Of Prions and People

October 17, 2005 | Science | By: Mark VandeWettering

Wow: another terrific article from The Panda’s Thumb, which is quickly becoming one of my favorite destinations on the web. This article is discussing some of the interesting research surrounding prions, self-propagating variants of certain proteins that are the infectious agents behind diseases like scrapie, bovine spongiform encephalopathy, and variant Cruetzfeld-Jakob disease. What’s really interesting is that they may enable a form of Lamarckian evolution where traits which are not encoded genetically but are rather acquired through infection can be passed to offspring, subject to normal natural selection.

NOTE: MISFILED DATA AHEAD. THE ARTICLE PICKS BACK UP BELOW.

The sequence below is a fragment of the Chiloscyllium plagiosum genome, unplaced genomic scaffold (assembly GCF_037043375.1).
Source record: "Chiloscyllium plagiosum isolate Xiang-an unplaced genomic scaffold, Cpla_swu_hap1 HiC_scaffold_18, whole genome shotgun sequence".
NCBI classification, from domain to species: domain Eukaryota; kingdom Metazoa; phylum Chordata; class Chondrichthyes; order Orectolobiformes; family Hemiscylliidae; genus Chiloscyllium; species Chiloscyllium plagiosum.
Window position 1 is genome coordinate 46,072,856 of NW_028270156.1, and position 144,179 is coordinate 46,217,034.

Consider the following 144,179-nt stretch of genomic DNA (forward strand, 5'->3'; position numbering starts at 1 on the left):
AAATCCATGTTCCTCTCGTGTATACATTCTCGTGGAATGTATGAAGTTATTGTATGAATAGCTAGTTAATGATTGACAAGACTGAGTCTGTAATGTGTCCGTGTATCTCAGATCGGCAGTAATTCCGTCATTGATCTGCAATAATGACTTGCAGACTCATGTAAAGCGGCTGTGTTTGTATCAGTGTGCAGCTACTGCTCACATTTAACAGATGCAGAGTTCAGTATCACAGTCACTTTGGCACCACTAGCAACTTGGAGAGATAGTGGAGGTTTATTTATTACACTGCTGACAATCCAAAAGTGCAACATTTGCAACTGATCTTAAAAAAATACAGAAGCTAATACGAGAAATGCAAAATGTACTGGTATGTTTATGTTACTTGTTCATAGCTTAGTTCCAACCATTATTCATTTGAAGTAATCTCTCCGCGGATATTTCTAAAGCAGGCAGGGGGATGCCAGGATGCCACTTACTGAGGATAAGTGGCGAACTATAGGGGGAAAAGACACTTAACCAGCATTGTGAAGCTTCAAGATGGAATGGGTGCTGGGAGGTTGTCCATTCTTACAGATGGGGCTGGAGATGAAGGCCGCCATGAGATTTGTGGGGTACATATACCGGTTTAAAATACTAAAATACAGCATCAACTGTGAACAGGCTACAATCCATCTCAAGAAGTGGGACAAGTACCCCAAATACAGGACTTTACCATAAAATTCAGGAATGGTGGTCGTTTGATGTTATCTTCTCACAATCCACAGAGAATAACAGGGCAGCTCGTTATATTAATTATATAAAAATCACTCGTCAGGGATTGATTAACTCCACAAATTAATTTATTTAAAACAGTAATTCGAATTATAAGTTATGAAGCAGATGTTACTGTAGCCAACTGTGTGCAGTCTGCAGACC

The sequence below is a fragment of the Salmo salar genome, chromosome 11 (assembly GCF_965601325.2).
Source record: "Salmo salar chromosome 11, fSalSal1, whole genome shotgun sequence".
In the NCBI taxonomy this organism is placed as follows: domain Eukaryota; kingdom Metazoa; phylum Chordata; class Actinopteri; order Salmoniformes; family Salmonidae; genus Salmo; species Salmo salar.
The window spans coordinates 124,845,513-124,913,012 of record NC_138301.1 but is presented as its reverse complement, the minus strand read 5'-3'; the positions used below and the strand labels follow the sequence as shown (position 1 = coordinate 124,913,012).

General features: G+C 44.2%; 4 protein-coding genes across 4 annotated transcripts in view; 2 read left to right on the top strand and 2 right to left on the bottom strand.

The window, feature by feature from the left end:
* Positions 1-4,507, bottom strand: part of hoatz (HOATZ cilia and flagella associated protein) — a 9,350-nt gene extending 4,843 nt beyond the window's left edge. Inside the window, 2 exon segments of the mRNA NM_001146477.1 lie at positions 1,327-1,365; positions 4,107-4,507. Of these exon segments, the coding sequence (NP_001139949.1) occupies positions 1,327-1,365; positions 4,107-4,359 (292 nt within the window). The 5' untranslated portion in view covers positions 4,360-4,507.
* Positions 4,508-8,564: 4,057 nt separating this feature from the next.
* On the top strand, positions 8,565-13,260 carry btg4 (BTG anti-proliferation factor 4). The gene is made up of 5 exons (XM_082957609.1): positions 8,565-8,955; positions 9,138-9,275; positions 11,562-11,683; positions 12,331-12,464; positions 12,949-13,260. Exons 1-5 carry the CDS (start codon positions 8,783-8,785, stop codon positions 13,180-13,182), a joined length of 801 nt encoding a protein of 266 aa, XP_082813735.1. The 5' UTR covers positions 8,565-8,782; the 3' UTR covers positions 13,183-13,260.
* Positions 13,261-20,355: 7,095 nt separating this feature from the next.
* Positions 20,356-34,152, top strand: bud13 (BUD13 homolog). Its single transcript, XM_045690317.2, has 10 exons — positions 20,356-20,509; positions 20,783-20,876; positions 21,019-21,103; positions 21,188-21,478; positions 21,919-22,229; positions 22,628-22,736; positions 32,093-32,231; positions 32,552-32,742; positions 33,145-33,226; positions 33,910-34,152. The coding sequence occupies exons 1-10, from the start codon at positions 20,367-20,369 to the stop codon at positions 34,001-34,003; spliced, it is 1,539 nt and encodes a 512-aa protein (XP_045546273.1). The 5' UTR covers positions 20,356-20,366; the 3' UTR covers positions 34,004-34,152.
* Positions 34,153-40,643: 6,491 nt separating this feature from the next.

In certain conditions, for instance when an organisms recurrently but unpredictably encounters a specific, strong selective condition, prion systems may result in the environmental induction of adaptive, acquired heritable phenotypes.

At this point, we don’t have any bona fide examples of this actually happening, but in principle it’s possible. Moreover, this model provides a real, testable mechanism to explain such a phenomenon, should it occur (scientists don’t mind testable mechanisms and hypotheses, even when they are “heretical”).

Nothing stimulates science better than a good heresy, I always say.